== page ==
3. Effect of variety and wilting on HCN content of cassava leaves and on intake, digestibility and N retention by growing pigs
Authors: Chhay Ty, T R Preston* and Khieu Borin
*UTA (Colombia), AA #48, Socorro, Santander, Colombia
Abstract: Two experiments were carried out to study the effect of duration of wilting (0, 24 or 48 h) on HCN content of leaves from "sweet" and "bitter" varieties of cassava and on their nutritive value for pigs as measured by digestibility and N balance. In the first experiment, the duration of wilting was 0, 24 or 48 h. In the second experiment, the leaves from the bitter and sweet varieties were fed to pigs, either fresh or after 24 h wilting, as the only supplementary source of protein in diets based in broken rice and sugar palm juice.
The bitter variety was higher in DM, N and HCN than the sweet variety. However, there were significant interactions between variety and time of wilting. DM increased and HCN decreased at a faster rate in the bitter than in the sweet variety. Wilting cassava leaves for up to 48 h reduced HCN content to minimal values, the rate of decrease being more pronounced in the bitter than in the sweet variety, with no differences between varieties after 48 h. There were no differences in the nutritive value for pigs, between bitter and sweet varieties, nor were there benefits from wilting for 24 hours, as measured by apparent digestibilities of DM, crude protein and crude fibre, and by N retention. The fresh cassava leaves provided about 20% of the diet DM, which resulted in HCN intakes of from.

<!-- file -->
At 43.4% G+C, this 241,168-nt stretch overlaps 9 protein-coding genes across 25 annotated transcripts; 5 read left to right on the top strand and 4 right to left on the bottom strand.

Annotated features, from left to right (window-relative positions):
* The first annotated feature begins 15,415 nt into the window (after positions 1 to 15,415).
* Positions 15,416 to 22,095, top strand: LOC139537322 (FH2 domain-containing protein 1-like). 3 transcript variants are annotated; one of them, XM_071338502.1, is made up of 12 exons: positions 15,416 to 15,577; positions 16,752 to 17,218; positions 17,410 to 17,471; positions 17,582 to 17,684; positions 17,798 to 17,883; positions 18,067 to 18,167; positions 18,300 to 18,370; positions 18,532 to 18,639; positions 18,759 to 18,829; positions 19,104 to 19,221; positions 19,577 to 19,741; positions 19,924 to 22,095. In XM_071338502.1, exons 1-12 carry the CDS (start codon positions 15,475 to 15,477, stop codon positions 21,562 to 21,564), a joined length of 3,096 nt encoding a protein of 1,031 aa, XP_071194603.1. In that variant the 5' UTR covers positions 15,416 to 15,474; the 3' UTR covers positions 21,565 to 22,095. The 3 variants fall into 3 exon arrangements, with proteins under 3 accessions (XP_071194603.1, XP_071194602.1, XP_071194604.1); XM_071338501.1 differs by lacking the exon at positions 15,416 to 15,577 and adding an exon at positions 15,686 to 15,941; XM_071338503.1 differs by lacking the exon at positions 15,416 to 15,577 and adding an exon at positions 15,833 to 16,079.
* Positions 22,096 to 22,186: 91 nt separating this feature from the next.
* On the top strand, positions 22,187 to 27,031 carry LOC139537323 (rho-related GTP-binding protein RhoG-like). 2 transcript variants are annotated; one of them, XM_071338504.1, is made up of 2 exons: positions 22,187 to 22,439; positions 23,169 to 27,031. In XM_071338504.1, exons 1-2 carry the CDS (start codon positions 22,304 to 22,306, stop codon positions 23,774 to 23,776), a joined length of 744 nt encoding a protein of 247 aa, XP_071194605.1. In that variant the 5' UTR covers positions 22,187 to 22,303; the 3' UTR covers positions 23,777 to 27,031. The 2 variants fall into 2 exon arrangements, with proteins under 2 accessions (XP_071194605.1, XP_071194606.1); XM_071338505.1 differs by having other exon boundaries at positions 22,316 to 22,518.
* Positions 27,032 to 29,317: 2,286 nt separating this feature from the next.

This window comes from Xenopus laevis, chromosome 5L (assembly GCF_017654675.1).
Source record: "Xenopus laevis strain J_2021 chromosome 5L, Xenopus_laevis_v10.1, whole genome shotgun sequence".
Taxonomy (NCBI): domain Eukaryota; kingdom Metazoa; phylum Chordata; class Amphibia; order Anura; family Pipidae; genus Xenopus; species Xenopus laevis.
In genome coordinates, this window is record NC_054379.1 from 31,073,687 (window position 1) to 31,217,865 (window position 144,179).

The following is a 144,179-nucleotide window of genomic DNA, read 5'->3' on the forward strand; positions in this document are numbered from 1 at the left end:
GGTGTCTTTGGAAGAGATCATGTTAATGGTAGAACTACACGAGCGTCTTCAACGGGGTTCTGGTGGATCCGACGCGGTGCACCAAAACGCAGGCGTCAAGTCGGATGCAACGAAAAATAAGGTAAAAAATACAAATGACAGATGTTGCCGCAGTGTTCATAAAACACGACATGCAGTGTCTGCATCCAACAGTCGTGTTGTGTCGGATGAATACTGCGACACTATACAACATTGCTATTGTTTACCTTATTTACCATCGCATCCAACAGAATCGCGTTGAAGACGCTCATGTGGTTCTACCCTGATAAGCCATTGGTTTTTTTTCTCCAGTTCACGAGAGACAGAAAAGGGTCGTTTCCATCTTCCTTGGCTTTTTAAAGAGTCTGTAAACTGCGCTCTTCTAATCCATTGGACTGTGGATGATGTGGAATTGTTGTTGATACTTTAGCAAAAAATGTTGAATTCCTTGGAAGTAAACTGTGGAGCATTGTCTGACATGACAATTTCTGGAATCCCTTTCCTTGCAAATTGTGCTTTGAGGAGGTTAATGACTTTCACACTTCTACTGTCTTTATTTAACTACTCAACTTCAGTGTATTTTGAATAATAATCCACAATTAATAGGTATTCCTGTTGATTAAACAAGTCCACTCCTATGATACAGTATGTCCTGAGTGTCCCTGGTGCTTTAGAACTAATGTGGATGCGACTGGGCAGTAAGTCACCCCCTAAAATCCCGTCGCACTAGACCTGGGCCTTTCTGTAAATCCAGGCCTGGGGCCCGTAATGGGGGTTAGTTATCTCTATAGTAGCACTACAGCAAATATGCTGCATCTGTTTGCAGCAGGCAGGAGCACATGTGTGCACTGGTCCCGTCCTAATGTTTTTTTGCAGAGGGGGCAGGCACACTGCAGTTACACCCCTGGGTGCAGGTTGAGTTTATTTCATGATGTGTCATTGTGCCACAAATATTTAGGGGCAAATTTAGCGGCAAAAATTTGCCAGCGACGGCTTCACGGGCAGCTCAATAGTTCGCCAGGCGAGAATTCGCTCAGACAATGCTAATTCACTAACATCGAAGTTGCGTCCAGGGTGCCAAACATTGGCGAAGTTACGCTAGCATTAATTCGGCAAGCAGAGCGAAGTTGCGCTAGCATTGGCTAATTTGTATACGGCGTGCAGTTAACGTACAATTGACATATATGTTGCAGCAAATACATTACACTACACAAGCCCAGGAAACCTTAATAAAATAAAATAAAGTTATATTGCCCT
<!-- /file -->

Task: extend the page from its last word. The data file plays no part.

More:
3.08 to 3.19 mg/kg LW for the diets with fresh cassava leaves, and from 1.85 to 2.16 when the leaves were wilted 24 h.
It is concluded that amino acid imbalance, levels of cell wall constituents and condensed tannins are more important than HCN levels in limiting the usefulness of cassava leaves for pigs.